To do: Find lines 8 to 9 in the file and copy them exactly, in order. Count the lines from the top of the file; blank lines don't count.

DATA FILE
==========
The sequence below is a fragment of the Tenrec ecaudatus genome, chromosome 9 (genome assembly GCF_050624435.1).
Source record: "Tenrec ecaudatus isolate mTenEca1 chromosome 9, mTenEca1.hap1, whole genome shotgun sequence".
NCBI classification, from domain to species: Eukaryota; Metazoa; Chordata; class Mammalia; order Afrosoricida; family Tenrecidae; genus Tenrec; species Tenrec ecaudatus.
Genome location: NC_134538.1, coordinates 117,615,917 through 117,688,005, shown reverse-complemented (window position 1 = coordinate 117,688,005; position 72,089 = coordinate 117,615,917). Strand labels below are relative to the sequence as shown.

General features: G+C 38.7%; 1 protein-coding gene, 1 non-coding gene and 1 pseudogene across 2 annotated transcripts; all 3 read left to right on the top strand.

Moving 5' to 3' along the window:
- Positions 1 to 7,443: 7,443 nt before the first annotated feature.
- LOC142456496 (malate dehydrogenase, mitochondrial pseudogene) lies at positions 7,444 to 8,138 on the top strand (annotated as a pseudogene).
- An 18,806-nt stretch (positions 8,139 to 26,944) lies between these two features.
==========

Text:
- LOC142456496 (malate dehydrogenase, mitochondrial pseudogene) lies at positions 7,444 to 8,138 on the top strand (annotated as a pseudogene).
- An 18,806-nt stretch (positions 8,139 to 26,944) lies between these two features.